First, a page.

Oil prices fall as supply concerns ease

The field center of the Johan Sverdrup oil field in the North Sea, west of Stavanger. Brent crude fell 1.3 percent, to $42.28 a barrel on Monday and US West Texas Intermediate was down 60 cents. (AFP)
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Updated 13 October 2020

Oil prices fall as supply concerns ease

  • US producers begin restoring output after Hurricane Delta; Norwegian strike affecting production ends

LONDON: Oil prices fell on Monday as force majeure at Libya’s largest oilfield was lifted, a Norwegian strike affecting production ended and US producers began restoring output after Hurricane Delta.

Brent crude fell 57 cents, or 1.3 percent, to $42.28 a barrel and US West Texas Intermediate was down 60 cents, or 1.5 percent, at $40.00.

“It’s all about ending production disruptions ... (which) are not helpful in a period with ongoing demand concerns,” said UBS oil analyst Giovanni Staunovo.

Production in Libya, a member of the Organization of the Petroleum Exporting Countries (OPEC), is expected to rise to 355,000 barrels per day (bpd) after force majeure at the Sharara oilfield was lifted on Sunday.

Rising Libyan output will pose a challenge to OPEC+ — a group comprising OPEC and allies including Russia — and its efforts to curb supply to support prices.

“If oil demand recovery continues to struggle due to new or stricter COVID-related mitigation measures, the (OPEC+) producer group may need to reconsider the planned tapering of their voluntary supply cuts,” said BNP Paribas analyst Harry Tchilinguirian.

Front-month prices for both contracts gained more than 9 percent last week in the biggest weekly rise for Brent since June. But both fell on Friday after Norwegian oil companies struck a deal with labor union officials to end a strike that had threatened to cut the country’s oil and gas output by close to 25 Friday.

Hurricane Delta, which inflicted the biggest blow in 15 years to energy production in the US Gulf of Mexico, was downgraded to a post-tropical cyclone at the weekend.

Workers headed back to production platforms on Sunday and French oil major Total was working to restart its 225,500 barrel per day Port Arthur refinery in Texas.

Prices were also pressured by a jump in new COVID-19 cases, which has raised the spectre of more lockdowns.

Infections are at record levels in the US Midwest.

Goldman Sachs, meanwhile, said that the outcome of the US presidential election would not impact its bullish oil and natural gas outlook and that an overwhelming Democratic victory could be a positive catalyst for these sectors.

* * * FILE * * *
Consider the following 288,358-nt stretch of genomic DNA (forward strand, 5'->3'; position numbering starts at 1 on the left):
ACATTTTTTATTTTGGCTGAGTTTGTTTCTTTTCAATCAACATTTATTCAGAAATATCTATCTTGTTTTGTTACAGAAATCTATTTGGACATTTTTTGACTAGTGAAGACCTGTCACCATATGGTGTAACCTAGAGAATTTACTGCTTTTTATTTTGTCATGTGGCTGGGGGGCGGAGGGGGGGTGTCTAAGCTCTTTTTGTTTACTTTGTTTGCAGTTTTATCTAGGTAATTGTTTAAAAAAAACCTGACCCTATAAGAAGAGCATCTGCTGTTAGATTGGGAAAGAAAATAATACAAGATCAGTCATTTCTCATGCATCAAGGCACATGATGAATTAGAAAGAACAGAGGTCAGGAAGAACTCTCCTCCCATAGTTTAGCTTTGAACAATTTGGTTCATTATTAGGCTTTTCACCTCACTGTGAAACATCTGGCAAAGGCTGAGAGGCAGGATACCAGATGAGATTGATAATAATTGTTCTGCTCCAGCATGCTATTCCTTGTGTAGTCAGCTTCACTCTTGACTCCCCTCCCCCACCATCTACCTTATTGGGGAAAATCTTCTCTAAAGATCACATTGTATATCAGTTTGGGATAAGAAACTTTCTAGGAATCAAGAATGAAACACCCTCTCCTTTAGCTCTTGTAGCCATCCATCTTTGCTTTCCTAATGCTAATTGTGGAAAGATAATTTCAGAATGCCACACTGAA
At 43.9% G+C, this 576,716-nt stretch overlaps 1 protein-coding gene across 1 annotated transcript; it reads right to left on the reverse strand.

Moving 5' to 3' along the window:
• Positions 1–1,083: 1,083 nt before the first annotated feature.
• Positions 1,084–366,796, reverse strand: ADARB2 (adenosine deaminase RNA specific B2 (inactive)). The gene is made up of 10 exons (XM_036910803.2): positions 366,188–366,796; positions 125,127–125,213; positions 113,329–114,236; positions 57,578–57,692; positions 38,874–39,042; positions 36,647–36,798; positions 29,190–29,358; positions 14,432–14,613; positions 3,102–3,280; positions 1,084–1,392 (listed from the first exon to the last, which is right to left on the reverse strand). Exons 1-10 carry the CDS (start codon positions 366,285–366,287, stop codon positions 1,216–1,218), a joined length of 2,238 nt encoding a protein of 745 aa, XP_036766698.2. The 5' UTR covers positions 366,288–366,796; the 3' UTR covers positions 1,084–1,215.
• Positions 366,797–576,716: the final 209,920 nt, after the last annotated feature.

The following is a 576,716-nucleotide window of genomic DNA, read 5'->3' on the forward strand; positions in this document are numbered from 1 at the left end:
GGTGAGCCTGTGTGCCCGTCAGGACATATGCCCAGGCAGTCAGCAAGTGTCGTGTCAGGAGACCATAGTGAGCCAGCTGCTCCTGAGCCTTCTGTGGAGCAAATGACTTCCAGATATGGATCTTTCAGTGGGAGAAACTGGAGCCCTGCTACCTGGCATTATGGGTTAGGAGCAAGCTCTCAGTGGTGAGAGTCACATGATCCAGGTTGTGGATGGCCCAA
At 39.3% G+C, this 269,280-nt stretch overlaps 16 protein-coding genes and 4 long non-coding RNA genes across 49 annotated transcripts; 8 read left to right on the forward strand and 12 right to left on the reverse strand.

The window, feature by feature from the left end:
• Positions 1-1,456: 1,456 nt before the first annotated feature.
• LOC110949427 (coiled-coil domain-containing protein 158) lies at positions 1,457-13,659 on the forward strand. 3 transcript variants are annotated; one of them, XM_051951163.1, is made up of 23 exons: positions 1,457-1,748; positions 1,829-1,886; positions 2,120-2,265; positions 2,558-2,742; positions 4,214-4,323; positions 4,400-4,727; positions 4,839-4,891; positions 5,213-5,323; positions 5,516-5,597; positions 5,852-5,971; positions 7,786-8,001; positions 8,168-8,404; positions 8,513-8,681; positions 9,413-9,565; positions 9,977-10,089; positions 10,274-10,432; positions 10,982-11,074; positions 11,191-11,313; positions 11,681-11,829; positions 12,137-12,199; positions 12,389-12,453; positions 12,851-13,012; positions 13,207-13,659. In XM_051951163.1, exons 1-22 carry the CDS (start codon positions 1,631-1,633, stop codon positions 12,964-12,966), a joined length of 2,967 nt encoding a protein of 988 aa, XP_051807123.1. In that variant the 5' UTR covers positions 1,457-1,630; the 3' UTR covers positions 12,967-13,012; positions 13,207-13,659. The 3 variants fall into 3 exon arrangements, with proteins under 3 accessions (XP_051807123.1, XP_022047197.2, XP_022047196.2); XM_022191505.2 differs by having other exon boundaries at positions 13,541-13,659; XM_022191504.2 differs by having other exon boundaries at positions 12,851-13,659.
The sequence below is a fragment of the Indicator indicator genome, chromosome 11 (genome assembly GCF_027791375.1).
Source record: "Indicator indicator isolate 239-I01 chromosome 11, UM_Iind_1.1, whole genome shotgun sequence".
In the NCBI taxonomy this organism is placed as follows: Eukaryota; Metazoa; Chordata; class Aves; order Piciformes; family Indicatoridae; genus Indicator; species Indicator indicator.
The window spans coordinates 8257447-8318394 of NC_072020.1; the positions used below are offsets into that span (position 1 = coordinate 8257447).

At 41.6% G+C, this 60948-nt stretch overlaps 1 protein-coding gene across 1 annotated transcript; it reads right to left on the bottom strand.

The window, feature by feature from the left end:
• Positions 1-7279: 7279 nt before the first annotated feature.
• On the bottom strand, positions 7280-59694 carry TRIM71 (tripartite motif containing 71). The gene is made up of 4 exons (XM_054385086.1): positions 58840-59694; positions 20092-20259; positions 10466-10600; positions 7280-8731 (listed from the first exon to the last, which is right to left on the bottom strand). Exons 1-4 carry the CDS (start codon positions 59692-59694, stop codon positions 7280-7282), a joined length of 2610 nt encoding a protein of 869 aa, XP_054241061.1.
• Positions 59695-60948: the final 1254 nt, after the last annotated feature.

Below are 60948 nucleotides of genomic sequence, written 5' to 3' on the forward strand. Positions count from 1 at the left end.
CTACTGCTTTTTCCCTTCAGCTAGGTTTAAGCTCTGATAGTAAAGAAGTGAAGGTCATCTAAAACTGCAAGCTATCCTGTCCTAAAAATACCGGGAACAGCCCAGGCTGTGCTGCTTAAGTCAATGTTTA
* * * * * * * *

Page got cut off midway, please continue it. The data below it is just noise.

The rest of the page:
Researchers say new model shows Turkish inflation well above official tally

Updated 22 October 2020

Researchers say new model shows Turkish inflation well above official tally

  • Since last year, opposition lawmakers have raised questions about the accuracy of official inflation data
  • Year-on-year inflation was 11.75% according to the official tally announced earlier this month

ISTANBUL: Turkish monthly inflation was more than triple the official rate in September, according to a new model developed by a group of academics and researchers based on more frequent data than the government statistics office.
Veysel Ulusoy, a professor at an Istanbul-based university and head of the independent Inflation Research Group (ENAG), said the model collects “several times more” price data than the official Turkish Statistical Institute (TUIK) tally, and is meant to complement it.
Since last year, opposition lawmakers have raised questions about the accuracy of official inflation data, arguing that the published rate was lower than the market realities.
According to ENAG’s first published finding, consumer prices in September rose 3.61% from the previous month, compared to TUIK’s calculation of 0.97% increase.
Year-on-year inflation was 11.75% according to the official tally announced earlier this month. ENAG has not yet published a year-on-year figure.
TUIK was not immediately available for comment.
“We observed price differences and volatility in almost all groups in the basket,” Ulusoy said in an interview. ENAG brings together academics from multiple Turkish universities.
“TUIK collects 550,000 prices for all the basket items in a month. ENAG calculations include several times more than that, constructing a richer set of data,” Ulusoy said.
Turkish annual inflation has remained in double digits this year despite a sharp economic contraction in the second quarter due to the coronavirus pandemic. High prices and a record low lira prompted the central bank to raise interest rates last month, and it is expected to hike again on Thursday.
The ENAG model can calculate inflation as frequently as every hour, meaning it can fill gaps for researchers and investors, Ulusoy said. It weighs items in the same way as TUIK, but excludes price data from health, education spending and alcoholic drinks.
The September calculation showed that school-related items had the most price spikes including computers, tablets and mobile phones, as well as children’s’ clothing and some agricultural goods.
Ulusoy said the ENAG model showed that tablets and computer prices were up more than 30% in September from August due to school reopenings, while TUIK put these items at around 4% month-on-month.
Last year opposition parties submitted parliamentary questions to Finance Minister Berat Albayrak over claims that TUIK tweaked inflation data for political reasons, claims dismissed as groundless by the head of the institute.